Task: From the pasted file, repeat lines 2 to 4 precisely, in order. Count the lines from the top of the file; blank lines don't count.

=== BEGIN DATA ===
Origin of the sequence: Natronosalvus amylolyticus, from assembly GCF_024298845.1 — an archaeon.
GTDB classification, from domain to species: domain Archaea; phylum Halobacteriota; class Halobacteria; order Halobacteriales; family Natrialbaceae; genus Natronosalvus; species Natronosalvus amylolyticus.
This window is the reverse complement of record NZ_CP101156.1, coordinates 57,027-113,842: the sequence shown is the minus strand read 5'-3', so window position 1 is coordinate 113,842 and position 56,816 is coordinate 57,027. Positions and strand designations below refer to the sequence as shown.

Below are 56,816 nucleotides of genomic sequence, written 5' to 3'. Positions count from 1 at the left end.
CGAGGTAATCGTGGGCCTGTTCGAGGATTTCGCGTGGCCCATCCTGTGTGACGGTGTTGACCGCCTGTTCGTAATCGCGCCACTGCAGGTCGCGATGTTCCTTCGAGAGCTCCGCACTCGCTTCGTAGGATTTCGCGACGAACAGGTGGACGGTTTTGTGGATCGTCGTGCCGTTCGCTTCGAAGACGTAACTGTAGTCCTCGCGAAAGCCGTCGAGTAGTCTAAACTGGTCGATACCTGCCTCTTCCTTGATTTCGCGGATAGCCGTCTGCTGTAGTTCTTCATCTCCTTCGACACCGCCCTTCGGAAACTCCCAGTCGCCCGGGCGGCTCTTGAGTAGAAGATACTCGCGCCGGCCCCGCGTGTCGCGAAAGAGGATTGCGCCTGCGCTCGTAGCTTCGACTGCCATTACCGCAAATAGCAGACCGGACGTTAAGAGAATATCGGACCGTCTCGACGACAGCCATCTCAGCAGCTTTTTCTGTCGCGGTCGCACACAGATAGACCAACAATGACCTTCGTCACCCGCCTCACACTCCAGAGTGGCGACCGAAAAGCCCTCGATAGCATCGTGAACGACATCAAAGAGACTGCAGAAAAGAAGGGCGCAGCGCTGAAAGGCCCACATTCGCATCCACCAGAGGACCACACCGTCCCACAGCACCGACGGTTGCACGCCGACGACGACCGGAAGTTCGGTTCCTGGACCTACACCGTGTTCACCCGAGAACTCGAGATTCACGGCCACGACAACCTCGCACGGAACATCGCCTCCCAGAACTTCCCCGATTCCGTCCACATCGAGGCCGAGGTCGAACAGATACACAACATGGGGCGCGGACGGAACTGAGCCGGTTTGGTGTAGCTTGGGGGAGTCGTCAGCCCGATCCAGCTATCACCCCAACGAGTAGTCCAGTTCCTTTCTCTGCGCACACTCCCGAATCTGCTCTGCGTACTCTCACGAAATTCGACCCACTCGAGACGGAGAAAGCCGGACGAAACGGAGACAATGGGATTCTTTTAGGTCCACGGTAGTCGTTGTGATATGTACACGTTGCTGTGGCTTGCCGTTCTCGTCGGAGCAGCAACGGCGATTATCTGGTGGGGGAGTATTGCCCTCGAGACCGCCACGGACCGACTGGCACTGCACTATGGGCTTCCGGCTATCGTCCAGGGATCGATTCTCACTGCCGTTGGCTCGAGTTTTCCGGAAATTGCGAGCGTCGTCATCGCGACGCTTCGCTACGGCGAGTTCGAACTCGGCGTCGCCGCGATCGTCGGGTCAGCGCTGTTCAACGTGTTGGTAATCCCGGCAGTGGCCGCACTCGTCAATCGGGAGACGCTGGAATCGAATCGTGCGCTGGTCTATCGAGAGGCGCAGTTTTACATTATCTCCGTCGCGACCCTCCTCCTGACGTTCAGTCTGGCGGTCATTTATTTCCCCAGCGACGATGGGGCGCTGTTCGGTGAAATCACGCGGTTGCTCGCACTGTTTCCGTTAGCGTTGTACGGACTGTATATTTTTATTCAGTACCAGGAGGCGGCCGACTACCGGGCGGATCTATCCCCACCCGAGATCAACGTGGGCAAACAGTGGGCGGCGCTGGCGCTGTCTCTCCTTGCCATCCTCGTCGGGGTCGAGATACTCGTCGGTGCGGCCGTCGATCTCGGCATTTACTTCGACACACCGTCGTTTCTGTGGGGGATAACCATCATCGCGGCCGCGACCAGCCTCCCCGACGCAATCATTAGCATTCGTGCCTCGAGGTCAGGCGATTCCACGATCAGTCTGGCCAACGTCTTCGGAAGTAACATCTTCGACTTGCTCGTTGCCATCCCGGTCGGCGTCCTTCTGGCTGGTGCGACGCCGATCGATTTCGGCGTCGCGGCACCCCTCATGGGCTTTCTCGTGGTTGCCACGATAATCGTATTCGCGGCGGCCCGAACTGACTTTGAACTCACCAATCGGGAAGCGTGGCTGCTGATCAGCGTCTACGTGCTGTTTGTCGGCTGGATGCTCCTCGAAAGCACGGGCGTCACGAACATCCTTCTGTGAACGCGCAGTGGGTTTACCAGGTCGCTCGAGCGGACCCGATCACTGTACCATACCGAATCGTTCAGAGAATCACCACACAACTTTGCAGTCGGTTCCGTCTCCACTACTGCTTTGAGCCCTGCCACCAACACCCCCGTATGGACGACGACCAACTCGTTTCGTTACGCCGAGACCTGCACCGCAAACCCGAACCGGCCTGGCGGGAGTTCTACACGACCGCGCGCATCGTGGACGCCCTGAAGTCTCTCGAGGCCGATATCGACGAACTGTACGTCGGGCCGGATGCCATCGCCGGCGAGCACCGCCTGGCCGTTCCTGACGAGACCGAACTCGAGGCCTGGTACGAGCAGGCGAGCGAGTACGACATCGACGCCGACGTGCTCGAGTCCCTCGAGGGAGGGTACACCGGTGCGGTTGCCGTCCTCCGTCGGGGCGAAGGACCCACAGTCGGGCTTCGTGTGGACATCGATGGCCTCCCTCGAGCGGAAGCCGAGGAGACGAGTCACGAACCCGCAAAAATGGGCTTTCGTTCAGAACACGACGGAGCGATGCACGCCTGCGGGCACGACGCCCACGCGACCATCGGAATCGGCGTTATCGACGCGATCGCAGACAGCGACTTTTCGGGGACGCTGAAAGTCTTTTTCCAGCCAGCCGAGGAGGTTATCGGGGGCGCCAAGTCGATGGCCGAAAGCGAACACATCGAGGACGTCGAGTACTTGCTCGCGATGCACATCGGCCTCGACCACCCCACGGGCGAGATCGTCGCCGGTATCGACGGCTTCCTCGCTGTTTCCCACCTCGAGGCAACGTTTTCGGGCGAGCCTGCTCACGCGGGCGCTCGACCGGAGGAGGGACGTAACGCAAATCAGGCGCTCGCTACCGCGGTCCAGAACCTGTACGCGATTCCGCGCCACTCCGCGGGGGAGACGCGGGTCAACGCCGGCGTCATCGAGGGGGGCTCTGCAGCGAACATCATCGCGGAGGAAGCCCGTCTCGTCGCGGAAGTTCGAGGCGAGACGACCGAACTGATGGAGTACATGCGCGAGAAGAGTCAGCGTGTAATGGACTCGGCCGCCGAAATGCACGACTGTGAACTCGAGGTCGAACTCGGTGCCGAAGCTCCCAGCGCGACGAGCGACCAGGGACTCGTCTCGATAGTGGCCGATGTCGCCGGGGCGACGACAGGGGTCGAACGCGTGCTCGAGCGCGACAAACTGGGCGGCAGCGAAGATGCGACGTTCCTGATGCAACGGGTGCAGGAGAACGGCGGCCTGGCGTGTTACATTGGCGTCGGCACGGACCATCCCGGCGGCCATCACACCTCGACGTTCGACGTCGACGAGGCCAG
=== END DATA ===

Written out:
GTDB classification, from domain to species: domain Archaea; phylum Halobacteriota; class Halobacteria; order Halobacteriales; family Natrialbaceae; genus Natronosalvus; species Natronosalvus amylolyticus.
This window is the reverse complement of record NZ_CP101156.1, coordinates 57,027-113,842: the sequence shown is the minus strand read 5'-3', so window position 1 is coordinate 113,842 and position 56,816 is coordinate 57,027. Positions and strand designations below refer to the sequence as shown.

Below are 56,816 nucleotides of genomic sequence, written 5' to 3'. Positions count from 1 at the left end.